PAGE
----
Police ban rallies in DRC as violence erupts on final day of campaigning
Issued on: Modified:
With just two days two days left until voters go to the polls in the Democratic Republic of Congo’s presidential elections, police in Kinshasa have banned campaign rallies. This follows the death of a man near the airport where thousands of people had gathered to meet the election's main rivals, Joseph Kabila and Etienne Tshisekedi.
Tensions were already high going into the last day of campaigning after both Kabila's and Tshisekedi's camp decided to hold a rally in Kinshasa’s Stade des martyrs on Saturday.
Kabila’s tipped as the frontrunner in the polls, with Etienne Tshisékédi of the UDPS (Union for Democracy and Social Progress) party thought to be the main challenger.
Meanwhile, the country’s independent electoral commission is rushing to finish preparations for the polls. It has the considerable task of delivering voting materials across a vast country with very little infrastructure.
The commission has asked for emergency support from South Africa, Angola and the United Nations, including additional helicopters and airplanes.
It also said on Friday it would change the rules around voter registration.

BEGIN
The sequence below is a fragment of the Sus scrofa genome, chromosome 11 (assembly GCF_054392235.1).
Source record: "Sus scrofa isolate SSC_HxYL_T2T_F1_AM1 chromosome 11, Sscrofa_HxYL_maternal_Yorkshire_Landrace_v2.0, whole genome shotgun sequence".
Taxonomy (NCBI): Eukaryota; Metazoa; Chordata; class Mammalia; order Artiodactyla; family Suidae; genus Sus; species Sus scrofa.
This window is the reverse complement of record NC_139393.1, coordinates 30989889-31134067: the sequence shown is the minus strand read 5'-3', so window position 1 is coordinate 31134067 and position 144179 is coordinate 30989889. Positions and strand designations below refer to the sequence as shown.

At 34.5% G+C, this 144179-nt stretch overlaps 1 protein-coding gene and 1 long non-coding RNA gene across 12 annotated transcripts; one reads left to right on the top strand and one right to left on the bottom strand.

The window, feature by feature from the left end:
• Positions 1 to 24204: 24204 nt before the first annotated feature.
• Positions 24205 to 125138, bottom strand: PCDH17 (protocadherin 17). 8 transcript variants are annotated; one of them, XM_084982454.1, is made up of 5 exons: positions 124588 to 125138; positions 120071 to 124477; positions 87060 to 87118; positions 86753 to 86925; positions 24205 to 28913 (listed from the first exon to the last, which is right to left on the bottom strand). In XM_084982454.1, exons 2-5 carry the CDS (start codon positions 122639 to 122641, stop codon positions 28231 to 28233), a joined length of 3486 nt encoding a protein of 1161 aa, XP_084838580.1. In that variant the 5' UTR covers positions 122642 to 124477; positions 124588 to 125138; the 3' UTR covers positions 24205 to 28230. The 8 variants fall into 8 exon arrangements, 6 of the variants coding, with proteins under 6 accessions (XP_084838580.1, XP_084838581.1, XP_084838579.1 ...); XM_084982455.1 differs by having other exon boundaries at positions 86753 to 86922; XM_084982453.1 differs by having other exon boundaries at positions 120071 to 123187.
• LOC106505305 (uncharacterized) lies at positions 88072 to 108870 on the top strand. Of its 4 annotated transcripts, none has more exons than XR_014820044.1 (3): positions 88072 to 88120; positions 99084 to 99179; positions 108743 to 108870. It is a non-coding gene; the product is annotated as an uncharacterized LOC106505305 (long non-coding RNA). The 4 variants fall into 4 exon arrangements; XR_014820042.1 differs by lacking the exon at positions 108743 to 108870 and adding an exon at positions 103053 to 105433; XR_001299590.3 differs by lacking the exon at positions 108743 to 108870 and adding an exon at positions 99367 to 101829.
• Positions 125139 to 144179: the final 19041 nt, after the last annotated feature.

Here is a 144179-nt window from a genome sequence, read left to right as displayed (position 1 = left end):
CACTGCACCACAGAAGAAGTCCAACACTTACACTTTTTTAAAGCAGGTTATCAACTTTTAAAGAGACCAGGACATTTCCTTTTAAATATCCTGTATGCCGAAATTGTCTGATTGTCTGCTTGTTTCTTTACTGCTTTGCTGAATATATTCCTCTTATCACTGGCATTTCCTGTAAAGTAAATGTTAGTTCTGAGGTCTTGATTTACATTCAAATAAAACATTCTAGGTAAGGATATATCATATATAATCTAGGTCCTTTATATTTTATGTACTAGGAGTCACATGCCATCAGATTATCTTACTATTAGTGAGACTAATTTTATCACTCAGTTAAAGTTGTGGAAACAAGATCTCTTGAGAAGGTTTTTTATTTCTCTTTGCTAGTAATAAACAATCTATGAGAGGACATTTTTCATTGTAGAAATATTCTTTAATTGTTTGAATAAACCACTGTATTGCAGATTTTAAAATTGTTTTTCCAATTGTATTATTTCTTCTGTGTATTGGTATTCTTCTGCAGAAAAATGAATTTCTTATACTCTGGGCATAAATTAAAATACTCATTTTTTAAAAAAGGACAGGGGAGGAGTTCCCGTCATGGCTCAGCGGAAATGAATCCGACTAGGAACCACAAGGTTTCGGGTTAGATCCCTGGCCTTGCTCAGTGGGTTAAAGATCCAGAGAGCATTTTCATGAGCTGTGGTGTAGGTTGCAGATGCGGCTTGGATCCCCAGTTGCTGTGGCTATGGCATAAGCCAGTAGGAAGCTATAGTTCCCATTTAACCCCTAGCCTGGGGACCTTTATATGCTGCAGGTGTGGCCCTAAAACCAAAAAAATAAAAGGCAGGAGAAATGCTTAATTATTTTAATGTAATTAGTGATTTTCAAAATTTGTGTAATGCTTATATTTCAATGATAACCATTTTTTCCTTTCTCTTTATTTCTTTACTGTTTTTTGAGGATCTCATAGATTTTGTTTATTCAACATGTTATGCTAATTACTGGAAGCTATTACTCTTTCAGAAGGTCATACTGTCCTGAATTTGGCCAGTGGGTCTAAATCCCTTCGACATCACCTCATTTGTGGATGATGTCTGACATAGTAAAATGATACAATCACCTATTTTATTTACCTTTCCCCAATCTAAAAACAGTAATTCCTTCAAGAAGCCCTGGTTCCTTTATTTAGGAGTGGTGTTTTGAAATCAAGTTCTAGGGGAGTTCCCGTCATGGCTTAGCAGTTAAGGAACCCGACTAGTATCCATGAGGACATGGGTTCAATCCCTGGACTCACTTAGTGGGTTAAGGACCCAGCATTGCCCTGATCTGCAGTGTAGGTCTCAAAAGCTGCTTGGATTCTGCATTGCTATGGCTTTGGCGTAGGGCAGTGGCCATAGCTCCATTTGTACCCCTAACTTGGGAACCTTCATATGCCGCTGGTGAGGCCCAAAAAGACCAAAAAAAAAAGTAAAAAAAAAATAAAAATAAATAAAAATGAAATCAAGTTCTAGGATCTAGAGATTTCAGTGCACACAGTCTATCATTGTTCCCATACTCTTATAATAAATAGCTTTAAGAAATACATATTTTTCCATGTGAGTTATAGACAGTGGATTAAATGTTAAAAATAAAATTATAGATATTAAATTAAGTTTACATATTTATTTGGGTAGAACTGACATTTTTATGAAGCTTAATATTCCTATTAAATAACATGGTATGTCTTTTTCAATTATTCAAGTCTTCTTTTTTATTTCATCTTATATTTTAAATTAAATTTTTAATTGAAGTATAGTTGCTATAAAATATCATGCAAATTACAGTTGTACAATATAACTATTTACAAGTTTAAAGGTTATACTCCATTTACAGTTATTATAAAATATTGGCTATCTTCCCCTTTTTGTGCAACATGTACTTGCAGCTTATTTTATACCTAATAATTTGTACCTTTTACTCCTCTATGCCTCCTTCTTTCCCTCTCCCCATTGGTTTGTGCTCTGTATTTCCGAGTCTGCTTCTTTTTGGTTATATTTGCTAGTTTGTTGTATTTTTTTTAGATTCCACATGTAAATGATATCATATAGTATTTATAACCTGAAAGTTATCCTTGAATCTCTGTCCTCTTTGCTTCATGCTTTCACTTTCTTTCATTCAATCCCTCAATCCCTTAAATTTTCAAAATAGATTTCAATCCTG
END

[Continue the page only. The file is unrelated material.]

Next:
During a press conference the commission’s rapporteur Matthieu Mpita told journalists that polling station voter lists are no longer valid.
Despite not being on a given polling station list, people can still vote there if their voter card says it is their allocated polling station.
The move by the electoral commission aims to ensure that everybody eligible to vote gets to do so. However some international observers say it could further complicates preparations and the timing of the announcement could encourage fraud.
“Communicating a last minute change after the training of all the election workers has been completed is a gamble,” David Pottie, from the Carter Center, told RFI. “You do run the risk and it’s a very real risk of creating different kinds of problems.”
As of Friday afternoon the news had not filtered through to the streets of Kinshasa or to it’s polling stations.
There are concerns over whether the vote will go ahead as scheduled. Any delay could make the logistical challenge worse and provoke further tension between the different presidential candidate supporters.